I've been spending most of my time finishing up the 'Techniques for per-pixel lighting' chapter of my book. This basically meant implementing Relief Mapping.
So far my implementation is pretty broken [lol]:
Broken implementation of 'Relief Mapping' taking an average of 14.8 seconds per frame.
But I'm pretty sure it's just down to having a vector the wrong way around or a messed up constant etc..etc..
I managed to explode the RefRast a couple of times whilst implementing Relief Mapping - lots of errors from the timeout detection routines that kill a GPU process if it hangs or takes an unreasonable amount of time. Basically that translates to my code was crap and got stuck in a loop and WDDM killed it. If WDDM kills your GPU thread it brings your entire application down - going to be interesting debugging these and seeing how many millions of threads are started about it [rolleyes]
Once I've got RM working I should have some interesting results to post:
- Samples-per-pixel for Relief Mapping. I'm using dynamic branching so I want to implement a debug mode that outputs a counter of how many samples are taken for any given pixel.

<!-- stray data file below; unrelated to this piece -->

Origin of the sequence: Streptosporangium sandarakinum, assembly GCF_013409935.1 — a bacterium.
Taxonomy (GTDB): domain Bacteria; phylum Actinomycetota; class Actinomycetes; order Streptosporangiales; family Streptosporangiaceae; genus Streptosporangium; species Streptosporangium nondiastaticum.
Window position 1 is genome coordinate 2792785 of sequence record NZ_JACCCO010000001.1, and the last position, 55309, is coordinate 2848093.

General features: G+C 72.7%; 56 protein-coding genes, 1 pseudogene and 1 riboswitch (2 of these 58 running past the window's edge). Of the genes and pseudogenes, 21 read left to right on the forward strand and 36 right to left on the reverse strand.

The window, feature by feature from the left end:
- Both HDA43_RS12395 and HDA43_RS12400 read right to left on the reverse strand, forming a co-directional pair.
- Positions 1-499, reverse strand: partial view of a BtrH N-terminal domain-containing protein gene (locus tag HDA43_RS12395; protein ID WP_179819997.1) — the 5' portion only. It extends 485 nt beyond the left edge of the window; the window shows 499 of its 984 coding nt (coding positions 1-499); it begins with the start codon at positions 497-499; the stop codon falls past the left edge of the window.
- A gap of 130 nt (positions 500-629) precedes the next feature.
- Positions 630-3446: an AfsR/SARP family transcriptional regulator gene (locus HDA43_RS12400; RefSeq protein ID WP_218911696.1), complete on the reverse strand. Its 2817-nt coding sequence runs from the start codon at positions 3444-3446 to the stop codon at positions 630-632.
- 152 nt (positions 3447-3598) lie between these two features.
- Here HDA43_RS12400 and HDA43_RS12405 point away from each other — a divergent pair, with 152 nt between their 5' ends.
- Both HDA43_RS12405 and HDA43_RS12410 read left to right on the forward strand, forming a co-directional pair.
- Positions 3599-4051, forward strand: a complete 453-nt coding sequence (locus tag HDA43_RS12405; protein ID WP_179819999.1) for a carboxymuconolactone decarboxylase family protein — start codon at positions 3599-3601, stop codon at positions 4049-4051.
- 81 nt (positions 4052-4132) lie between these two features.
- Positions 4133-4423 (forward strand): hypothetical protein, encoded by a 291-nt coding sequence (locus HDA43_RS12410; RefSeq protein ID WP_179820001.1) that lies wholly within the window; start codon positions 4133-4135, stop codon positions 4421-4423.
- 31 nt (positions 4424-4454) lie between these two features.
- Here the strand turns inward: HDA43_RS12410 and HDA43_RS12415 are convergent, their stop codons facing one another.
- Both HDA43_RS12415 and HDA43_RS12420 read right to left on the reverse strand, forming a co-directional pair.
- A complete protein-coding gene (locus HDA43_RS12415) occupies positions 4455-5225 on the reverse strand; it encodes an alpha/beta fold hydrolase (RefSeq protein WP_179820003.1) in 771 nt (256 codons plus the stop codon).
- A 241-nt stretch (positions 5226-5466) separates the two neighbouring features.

- Comparative timing. I've now got code that will determine the average frame time for each of the techniques used. It's only the RefRast (expect it to be seconds-per-frame rather than frames-per-second [lol]) but it could be an interesting comparison.
- Assembly analysis. I'll be putting together a table summarising what fxc10.exe does with my HLSL - what sort of instructions and how many of them. Try to generate a code-complexity metric for the techniques discussed.
I also decided to install the Nvidia SDK and FXComposer on my Vista machine. They don't seem hugely compatible with Vista RC1 - lots of security stuff getting in their way, some hard crashes and so on...
Seems that HLSL/FX highlighting in VS'05 is broken these days so I'm hoping that FXComposer will handle SM4/FX10 files and at least allow me a slightly less notepad-like view on my code.